One of the first plant species ever domesticated, cowpea is also one of the world’s least understood crops. This seeming paradox holds tantalizing appeal for plant breeders in Africa: a historical crop of cultural significance with untapped potential.
Across the arid regions of Eastern and Southern Africa, millions of people prepare cowpea in stews, curries and countless other dishes. Generations of farmers have coaxed the legume from sandy soil for its seeds. Yet scientists have struggled to breed many new varieties of this ancient crop, and farmers have been slow to adopt the few improved varieties that have been released.
Now, a new initiative — the Center of Innovation for Crop Improvement for East and Southern Africa (CICI-ESA), launched in fall 2020 with the Feed the Future Innovation Lab for Crop Improvement — is seeking to change the dynamic constraining cowpea, working to connect and collaborate with local stakeholders on a deeper level. One of the first breeding programs in Malawi to focus on cowpea, CICI-ESA strives to breed new varieties with traits desired by farmers and consumers, with an emphasis on women’s preferences, as they work to reduce nutrition deficiencies and alleviate poverty in Malawi, Tanzania and Mozambique.
A new approach to an ancient crop
As a young plant breeder unsure of how he wanted to make his mark, Michael Chipeta went to the national breeding program in Malawi and asked for the names of crops that were not being actively bred. When cowpea appeared on the list, he instantly knew what he wanted to do.
“Knowing how important cowpea was to society, I decided to focus my efforts there,” said Chipeta, now the principal investigator of CICI-ESA and plant breeder and lecturer at Lilongwe University of Agriculture and Natural Resources (LUANAR).
Agriculture was central to Chipeta’s early life, but he wasn’t convinced he wanted it to be his future.
“Growing up I wanted to run away from farming,” he said. “It wasn’t until I was in school that I realized that agriculture is something that needs scientific approaches with a local perspective.”
Most of the improved varieties of cowpea available in the region were sourced from international breeding programs. Out of four improved varieties released, only one was developed in-country, while the other three were introduced from elsewhere. These improved varieties had low uptake in Malawi, with adoption rates of less than 10% in smallholder farmers’ fields.
Other countries in the region experienced mixed results. Tanzania has had high adoption rates, while Mozambique has had rates similar to Malawi’s.
Chipeta struck on what he saw as the problem: a disconnect between what scientists were breeding and what farmers really wanted.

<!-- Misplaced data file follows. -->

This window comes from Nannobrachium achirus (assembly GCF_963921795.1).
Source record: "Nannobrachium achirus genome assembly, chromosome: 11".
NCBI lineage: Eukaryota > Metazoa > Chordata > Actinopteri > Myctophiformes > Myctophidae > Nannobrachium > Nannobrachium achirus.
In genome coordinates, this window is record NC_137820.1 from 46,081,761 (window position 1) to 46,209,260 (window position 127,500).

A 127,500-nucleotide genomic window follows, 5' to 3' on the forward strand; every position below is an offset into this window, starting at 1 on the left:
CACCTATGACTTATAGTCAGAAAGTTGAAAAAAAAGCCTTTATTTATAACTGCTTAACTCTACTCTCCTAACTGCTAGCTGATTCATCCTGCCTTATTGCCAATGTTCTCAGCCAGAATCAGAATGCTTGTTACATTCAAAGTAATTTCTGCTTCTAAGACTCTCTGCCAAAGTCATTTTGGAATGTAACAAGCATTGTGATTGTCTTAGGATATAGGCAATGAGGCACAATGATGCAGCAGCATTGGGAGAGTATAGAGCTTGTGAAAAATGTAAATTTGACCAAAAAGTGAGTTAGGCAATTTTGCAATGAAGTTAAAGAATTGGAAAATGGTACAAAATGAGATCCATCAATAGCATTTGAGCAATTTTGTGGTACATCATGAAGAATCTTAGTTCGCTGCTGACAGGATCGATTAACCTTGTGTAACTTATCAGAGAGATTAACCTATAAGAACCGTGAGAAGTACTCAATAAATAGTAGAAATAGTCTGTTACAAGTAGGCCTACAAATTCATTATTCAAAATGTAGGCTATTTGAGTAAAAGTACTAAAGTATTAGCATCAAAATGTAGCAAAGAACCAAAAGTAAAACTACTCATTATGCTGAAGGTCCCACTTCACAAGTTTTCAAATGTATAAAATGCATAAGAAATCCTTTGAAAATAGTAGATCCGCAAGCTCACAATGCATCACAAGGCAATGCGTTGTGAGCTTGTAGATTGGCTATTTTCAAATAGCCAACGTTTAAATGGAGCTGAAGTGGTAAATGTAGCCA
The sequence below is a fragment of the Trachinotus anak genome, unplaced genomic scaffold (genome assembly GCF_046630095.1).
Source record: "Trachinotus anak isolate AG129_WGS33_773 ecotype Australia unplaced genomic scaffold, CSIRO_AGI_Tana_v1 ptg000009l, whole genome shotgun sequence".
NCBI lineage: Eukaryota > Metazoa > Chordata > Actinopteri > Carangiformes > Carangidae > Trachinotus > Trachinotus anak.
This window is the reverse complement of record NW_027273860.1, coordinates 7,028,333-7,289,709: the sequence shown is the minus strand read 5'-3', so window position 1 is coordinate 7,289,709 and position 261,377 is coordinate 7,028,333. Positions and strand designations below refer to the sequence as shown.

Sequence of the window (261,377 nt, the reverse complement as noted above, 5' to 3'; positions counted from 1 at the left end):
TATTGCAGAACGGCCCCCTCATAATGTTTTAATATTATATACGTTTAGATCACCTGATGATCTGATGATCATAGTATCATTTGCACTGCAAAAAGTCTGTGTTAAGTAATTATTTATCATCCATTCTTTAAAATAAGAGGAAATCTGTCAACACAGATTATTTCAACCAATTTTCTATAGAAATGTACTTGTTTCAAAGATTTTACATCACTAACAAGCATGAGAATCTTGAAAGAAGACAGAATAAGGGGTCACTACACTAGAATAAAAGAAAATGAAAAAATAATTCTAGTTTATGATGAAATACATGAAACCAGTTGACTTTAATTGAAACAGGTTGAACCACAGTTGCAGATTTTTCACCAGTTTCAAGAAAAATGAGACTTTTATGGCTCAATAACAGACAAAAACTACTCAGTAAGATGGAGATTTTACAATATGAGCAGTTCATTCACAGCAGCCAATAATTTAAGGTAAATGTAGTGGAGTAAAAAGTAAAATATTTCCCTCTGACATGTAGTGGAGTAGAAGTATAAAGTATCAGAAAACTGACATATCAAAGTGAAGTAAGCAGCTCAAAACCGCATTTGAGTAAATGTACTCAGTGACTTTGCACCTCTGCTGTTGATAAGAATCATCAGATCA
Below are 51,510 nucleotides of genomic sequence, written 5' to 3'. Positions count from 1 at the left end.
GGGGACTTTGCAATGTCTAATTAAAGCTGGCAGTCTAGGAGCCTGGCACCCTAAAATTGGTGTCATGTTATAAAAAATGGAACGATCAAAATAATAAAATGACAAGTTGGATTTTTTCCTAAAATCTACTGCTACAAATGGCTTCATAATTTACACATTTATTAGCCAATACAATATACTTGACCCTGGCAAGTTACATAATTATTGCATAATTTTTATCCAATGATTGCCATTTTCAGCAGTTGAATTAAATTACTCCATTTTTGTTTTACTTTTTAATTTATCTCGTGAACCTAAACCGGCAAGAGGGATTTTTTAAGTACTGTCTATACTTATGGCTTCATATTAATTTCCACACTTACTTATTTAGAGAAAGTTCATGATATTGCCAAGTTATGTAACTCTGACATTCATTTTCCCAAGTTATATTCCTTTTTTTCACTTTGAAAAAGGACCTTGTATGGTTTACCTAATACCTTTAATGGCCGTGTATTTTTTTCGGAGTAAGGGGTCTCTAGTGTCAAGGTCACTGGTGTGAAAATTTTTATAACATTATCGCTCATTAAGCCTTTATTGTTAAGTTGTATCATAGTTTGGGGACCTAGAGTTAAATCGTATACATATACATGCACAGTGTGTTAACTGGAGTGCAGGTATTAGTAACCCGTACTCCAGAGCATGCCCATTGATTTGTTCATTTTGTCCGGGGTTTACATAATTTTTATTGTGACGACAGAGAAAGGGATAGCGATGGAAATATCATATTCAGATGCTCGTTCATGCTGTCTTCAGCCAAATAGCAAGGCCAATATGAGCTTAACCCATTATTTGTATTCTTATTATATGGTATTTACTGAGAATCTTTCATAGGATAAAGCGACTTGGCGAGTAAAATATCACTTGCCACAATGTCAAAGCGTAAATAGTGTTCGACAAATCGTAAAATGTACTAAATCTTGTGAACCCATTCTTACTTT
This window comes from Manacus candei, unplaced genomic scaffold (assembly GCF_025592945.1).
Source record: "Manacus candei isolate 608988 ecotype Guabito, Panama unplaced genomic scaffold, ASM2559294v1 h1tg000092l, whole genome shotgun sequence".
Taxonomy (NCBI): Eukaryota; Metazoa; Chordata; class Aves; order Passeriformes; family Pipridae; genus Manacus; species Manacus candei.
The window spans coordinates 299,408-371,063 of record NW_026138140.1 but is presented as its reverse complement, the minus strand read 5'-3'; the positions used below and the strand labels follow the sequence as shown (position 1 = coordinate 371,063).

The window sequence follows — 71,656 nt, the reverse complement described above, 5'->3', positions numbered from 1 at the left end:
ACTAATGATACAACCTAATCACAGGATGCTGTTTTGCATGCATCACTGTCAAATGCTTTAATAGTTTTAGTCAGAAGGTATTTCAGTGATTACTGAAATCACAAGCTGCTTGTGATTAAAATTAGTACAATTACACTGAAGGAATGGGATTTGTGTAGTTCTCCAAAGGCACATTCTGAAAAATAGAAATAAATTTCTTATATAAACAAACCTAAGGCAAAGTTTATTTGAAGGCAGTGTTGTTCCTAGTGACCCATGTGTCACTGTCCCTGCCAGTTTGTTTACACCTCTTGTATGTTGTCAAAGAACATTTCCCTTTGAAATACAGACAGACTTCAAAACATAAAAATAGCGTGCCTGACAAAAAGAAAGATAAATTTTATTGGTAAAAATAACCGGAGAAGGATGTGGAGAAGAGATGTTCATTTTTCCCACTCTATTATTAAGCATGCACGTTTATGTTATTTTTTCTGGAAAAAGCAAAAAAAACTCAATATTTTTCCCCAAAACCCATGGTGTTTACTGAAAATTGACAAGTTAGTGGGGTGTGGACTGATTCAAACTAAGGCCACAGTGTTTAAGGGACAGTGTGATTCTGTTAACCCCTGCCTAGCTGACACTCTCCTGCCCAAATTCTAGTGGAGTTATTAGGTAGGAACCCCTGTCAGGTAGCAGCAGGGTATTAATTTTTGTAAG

Cowpea is a farmer favorite given its resilience to drought — even during dry years, smallholder farmers know that their cowpea crop will be reliable. But when it comes to storing the crop after harvest, farmers face particularly fraught challenges from pests and diseases.
The research team is poised to consider central questions such as: What do farmers want to see in a cowpea variety? What traits are preferred by them? What traits are desired by the consumers?
”“It is of utmost importance to involve both farmers and consumers in our breeding program,” Chipeta said. “There is a gap that we as scientists can fill by developing varieties that not only meet their needs but address the challenges that they face.”
To begin this process, CICI-ESA has developed study tools for a cowpea gender sensitive value chain analysis.
Boosting capacity from within
Hosted in LUANAR’s Department of Crop and Soil Sciences, CICI-ESA has a special opportunity to train local breeders. “As a center, we want to be known not only for our efforts focused on cowpea, but also for building the capacity of young breeders in Malawi.” This approach gives promise to the sustainability and growth of breeding programs on a national scale.
As a new center Chipeta hopes that advanced technologies through CICI-ESA can accelerate the release of cowpea varieties. In past years, cowpea variety development used traditional methods, which took up to ten years to develop minimal changes.
Currently, the regional team is focused on exchanging germplasm between Malawi, Mozambique and Tanzania in order to run regional trials, and they are conducting preliminary phenotyping trials which will later help them in identifying key founder lines for their breeding program.
Regional partners are united to improve food security in East and Southern Africa
National Semi arid Resources Research Institute (NaSARRI)
Kenya Agricultural and Livestock Research Organization
Tanzania Agriculture Research Institute